What can you learn from blocking 100m cyber attacks?

Put your guard up

FireHost is a secure cloud company that protects the applications and data of organisations with the most stringent compliance needs in a bid to keep them safe from the latest threats and hacks being deployed by online criminals.

Protecting this data and the reputation of its customers is of paramount importance to FireHost and, to this end, the company claims to have blocked more than 100 million attacks in 2013 alone.

FireHost's IT security teams and partners have compiled a new attack report using real-life data from each and every one of the 100 million+ malicious hack attempts that FireHost blocked over the past year.

The results formed FireHost's Superfecta: Year in review report, a detailed analysis of hacker behaviour and the biggest IT security trends of 2013. We spoke to FireHost founder Chris Drake to find out more.

TechRadar Pro: What's the purpose of this report and why does FireHost publicise the data of its blocked attacks?

Chris Drake: FireHost is in a unique position to deliver both an accurate and comprehensive overview of cybercrime trends and we are working very closely with other leaders and innovative practitioners in the cybersecurity community to track, document and block attacks as soon as we encounter them.

It is one of the major reasons for producing the quarterly Superfecta report. By communicating all known instances of attacks to web applications, we are all able to better understand and respond to threats.

Cyber attacks may seem like random incidents at the time, but when you have the kind of malicious attack data that we have collected over the last year, you can begin to correlate these attack trends with 2013's biggest data breach stories – of which there were many.

TRP: What are the four 'Superfecta' attack types and what makes them so special?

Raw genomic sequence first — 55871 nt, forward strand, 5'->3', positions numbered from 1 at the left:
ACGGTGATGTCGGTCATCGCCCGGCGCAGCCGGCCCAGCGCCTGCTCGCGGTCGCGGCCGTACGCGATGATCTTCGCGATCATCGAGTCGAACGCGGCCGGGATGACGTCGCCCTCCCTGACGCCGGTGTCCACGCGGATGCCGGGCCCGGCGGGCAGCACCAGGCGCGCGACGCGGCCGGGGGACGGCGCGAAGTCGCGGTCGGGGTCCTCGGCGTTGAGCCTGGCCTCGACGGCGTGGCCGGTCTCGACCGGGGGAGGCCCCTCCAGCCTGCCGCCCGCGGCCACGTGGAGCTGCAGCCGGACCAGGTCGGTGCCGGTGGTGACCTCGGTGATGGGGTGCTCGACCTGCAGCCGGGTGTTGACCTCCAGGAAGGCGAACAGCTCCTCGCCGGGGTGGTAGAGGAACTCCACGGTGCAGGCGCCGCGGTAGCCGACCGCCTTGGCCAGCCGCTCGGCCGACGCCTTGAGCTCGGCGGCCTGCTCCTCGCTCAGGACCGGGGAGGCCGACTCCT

CD: Although our report takes many different types of attack into account, the Superfecta consists of four distinct web-application attack types that we think pose the most serious threat to businesses.
Cross-Site Request Forgery (CSRF), an attack that forces an end user to execute unwanted actions on a web application in which he/she is currently authenticated.

Cross-site Scripting (XSS), the insertion of malicious code into webpages in order to manipulate website visitors. It is used by attackers for a range of reasons, from simply interfering with websites to launching phishing attacks against web users.

SQL Injection, the entering of malicious commands into URLs and text fields on websites that happen to be vulnerable, usually in an attempt to steal the contents of databases storing valuable data such as credit card details or usernames and passwords. This attack vector has been associated with many high profile data breaches.

Directory Traversal – A Path Traversal attack aims to access files and directories that are stored outside the web root folder.

TRP: According to your stats, what were the most popular or fastest growing attack types in 2013?

CD: 2013 was the year of Cross-Site Scripting and SQL Injection, with the first quarter of 2013 setting the tone for what was to come in the next 12 months.

Cross-Site Scripting was the most prevalent Superfecta attack type and it would continue to be so throughout the year, growing in popularity very slightly each quarter. SQL Injection attacks would follow a similar trend, increasing in volume substantially over quarters one, two and three.

TRP: Did you notice any new trends within the hacking community last year that the IT industry should be aware of?

CD: This year we saw a large percentage increase in the number of common web attacks and, in an attempt to uncover the root cause behind this trend, our security experts discovered that blended, automated attacks were being used increasingly from within cloud service provider networks.

Desire Athow
Managing Editor, TechRadar Pro

Désiré has been musing and writing about technology during a career spanning four decades. He dabbled in website builders and web hosting when DHTML and frames were in vogue and started narrating about the impact of technology on society just before the start of the Y2K hysteria at the turn of the last millennium.